Subscribe

Oatmeal chocolate chip pecan cookies

Hearty and comforting cookies for the last lingering days of snow and cold.

  • close
    Chocolate chip cookies with hearty oatmeal and the crunch of chopped pecans.
    The Garden of Eating
    View Caption
  • About video ads
    View Caption
of

Thank goodness for cookies. I find that eating them regularly makes the lingering cold and snow slightly more bearable. And baking them is a good way to pass the time, especially since my younger son loves to cook foods, both real and pretend.

With more years of parenting under my belt, I've gotten savvier about letting the kids help in the kitchen – here are my two big advances: (1) Putting a big baking sheet down underneath the whole set up to contain the flour, sugar, etc. (so much easier to clean than the flour and/or the counter). (2) Instead of having the kids fill the measuring cup or teaspoon and dump it directly into the bowl, which usually leads to wildly incorrect, a no-no in baking, I now set up a larger measuring cup for them to dump it into so that I can adjust as needed before it goes into the mixing bowl.

I wanted to use oats because they're so comforting and hearty. And chocolate is a must, in my opinion. I also like nuts in my cookies, especially when they're pecans.

Recommended: 20 chocolate chip cookie recipes

I turned to one of my favorite cookie sources – the Williams Sonoma Cookies cookbook. I also have their Soup and Breakfast books. I like them because all the recipes are good – sophisticated without being fancy or unnecessarily complicated, and the pictures always make me hungry

In the case of these cookies, there's not much to 'em. You just melt butter, beat eggs, chop nuts, measure flour, sugar, oats, chocolate chips and mix it all together. Then let it chill for a bit.

Scoop out a spoonful and drop it into the greased tray (that's why these are called "drop" cookies.) Then smush them down with a spoon or spatula or your hand before you put them into the oven.

Take them out, scoop them off, cool enough to avoid burning your tongue, and eat.

Oatmeal Pecan Chocolate Chip Cookies
Slightly adapted from the Oatmeal Cookies recipe in Williams Sonoma Cookies cookbook
Makes about 3 dozen cookies
 
1/2 cup (1 stick) organic butter
3/4 cup brown sugar
1 large egg, lightly beaten (try to find pasture-raised from a farm near you)
1 teaspoon vanilla extract
3/4 cup all-purpose flour
1/4 teaspoon baking soda
1/4 teaspoon ground cinnamon
1/2 teaspoon fine sea salt
1-1/2 cups old-fashioned rolled oats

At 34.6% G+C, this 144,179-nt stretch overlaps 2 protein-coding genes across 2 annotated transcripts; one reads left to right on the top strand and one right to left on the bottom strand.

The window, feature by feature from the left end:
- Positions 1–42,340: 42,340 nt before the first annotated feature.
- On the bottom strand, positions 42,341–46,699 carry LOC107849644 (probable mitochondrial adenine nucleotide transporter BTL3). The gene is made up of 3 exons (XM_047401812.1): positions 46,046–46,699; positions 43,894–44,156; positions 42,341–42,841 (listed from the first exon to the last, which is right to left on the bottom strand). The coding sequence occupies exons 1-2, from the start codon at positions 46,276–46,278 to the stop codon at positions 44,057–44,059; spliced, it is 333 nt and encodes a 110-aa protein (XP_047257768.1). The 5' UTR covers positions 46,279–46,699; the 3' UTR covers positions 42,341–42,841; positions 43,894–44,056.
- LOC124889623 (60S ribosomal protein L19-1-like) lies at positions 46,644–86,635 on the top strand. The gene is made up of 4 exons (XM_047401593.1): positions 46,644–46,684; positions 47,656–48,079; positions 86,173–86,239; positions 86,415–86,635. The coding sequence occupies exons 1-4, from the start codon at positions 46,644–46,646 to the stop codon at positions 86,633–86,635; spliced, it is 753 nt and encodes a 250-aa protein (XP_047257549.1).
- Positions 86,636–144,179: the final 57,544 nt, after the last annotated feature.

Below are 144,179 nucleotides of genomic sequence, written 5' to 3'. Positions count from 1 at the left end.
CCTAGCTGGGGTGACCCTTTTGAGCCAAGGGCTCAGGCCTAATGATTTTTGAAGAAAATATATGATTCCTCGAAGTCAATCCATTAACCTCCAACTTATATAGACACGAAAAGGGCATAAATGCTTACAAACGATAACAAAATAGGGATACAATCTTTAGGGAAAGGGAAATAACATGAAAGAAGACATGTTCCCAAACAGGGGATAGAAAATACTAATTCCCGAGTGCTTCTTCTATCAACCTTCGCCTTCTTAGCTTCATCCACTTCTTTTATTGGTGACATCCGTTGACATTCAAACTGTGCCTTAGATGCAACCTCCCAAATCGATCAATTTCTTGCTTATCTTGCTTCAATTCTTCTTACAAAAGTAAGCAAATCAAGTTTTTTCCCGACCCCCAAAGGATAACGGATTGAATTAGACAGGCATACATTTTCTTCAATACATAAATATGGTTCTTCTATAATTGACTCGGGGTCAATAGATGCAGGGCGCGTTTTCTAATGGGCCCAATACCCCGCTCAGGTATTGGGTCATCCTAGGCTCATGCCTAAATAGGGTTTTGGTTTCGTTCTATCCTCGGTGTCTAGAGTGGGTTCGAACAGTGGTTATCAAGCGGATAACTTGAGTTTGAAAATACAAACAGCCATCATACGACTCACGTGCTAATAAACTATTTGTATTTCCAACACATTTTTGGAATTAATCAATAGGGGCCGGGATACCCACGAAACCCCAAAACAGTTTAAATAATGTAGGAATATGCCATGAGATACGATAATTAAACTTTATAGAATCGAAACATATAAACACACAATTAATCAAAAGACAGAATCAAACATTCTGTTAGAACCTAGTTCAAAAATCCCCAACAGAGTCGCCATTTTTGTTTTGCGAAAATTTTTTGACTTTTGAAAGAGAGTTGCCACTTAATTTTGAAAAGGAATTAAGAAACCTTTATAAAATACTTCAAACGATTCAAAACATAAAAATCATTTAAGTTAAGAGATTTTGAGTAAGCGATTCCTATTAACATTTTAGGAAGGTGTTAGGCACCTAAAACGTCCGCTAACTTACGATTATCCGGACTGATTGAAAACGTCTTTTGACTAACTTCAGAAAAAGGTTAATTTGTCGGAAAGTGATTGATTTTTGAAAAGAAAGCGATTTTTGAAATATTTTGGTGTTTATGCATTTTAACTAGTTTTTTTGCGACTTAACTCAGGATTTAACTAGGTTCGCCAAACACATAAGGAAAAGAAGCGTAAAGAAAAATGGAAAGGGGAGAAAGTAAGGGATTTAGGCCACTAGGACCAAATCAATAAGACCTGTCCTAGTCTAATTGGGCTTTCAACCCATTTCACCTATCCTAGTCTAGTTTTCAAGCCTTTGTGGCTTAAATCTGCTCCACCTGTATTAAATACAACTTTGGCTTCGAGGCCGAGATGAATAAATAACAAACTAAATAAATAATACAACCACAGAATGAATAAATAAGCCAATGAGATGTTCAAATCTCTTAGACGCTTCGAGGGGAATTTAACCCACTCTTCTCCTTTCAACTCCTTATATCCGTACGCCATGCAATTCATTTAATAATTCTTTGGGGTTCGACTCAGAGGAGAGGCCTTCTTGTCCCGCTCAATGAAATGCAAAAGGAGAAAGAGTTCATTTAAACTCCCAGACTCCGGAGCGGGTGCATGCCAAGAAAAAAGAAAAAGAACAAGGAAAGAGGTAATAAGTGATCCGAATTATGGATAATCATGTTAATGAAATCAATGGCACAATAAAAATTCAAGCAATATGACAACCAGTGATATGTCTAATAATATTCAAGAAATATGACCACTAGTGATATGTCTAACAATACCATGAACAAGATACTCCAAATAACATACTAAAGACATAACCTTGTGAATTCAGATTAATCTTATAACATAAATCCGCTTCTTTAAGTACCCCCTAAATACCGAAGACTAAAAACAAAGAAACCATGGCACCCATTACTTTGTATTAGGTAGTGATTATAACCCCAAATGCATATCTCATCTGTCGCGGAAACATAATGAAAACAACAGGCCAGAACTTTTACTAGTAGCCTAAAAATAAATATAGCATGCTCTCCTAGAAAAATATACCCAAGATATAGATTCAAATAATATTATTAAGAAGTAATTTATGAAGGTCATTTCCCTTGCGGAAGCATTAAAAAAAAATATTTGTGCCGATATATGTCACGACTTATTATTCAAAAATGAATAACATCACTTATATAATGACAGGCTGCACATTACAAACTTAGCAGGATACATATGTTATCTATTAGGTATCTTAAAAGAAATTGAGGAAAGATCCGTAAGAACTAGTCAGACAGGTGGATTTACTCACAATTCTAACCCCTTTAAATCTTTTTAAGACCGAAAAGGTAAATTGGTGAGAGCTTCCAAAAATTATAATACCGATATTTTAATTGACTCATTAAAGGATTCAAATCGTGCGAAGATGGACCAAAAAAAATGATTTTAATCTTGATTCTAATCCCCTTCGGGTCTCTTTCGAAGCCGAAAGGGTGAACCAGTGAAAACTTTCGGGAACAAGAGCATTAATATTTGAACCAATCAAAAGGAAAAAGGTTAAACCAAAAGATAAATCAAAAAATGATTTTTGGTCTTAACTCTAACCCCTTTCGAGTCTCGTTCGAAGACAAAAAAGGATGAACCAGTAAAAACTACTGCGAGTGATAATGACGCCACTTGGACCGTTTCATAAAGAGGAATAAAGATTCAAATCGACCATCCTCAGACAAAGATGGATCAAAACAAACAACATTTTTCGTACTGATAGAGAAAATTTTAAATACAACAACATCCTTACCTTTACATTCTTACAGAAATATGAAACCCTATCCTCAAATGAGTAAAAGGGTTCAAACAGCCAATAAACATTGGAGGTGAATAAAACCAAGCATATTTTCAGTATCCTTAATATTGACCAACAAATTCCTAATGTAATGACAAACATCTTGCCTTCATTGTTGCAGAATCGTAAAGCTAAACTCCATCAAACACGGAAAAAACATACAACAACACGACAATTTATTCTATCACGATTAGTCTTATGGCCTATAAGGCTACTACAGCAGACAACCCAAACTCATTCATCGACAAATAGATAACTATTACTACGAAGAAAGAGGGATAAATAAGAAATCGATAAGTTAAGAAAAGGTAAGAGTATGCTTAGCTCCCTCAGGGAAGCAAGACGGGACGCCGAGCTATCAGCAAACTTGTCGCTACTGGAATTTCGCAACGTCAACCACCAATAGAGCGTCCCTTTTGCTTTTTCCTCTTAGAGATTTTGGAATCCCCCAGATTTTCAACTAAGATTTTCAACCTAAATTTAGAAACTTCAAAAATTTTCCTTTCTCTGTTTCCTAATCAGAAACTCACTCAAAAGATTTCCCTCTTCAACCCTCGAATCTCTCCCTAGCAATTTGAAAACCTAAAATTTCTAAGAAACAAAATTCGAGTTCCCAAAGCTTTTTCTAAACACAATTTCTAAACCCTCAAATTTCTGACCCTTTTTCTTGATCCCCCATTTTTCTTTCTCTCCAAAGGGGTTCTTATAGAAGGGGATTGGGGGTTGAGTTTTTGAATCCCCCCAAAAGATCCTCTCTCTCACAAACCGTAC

1/2 cup chocolate chips
1/3 cup chopped pecans (sub in walnuts if you prefer)
 
 1. Melt the butter over low heat then remove from heat and beat in the sugar until blended. Add the egg and vanilla and beat until blended.
 
 2. Stir the flour, baking soda, cinnamon, and salt together in a medium bowl. Add the flour mixture to the egg mixture then stir in the oats, nuts, and chocolate chips until combined. Cover and put in the fridge for an hour.
 
 3. Preheat the oven to 350 degrees F. Grease two baking sheets (don't skimp!). Drop rounded spoonfuls of the cookie batter onto the cookie sheets roughly 1-1/2 to 2 inches apart. Flatten each ball of dough a bit with a metal spatula or your palm. Bake the cookies until golden brown, about 12-15 minutes then remove to a wire rack to cool a bit before eating.

Related post on The Garden of Eating: Coconut almond chocolate chunk cookies

The Christian Science Monitor has assembled a diverse group of food bloggers. Our guest bloggers are not employed or directed by The Monitor and the views expressed are the bloggers' own and they are responsible for the content of their blogs and their recipes. All readers are free to make ingredient substitutions to satisfy their dietary preferences, including not using wine (or substituting cooking wine) when a recipe calls for it. To contact us about a blogger, click here.

About these ads
Sponsored Content by LockerDome
 
 
Make a Difference
Inspired? Here are some ways to make a difference on this issue.
FREE Newsletters
Get the Monitor stories you care about delivered to your inbox.
 

We want to hear, did we miss an angle we should have covered? Should we come back to this topic? Or just give us a rating for this story. We want to hear from you.

Loading...

Loading...

Loading...

Save for later

Save
Cancel

Saved ( of items)

This item has been saved to read later from any device.
Access saved items through your user name at the top of the page.

View Saved Items

OK

Failed to save

You reached the limit of 20 saved items.
Please visit following link to manage you saved items.

View Saved Items

OK

Failed to save

You have already saved this item.

View Saved Items

OK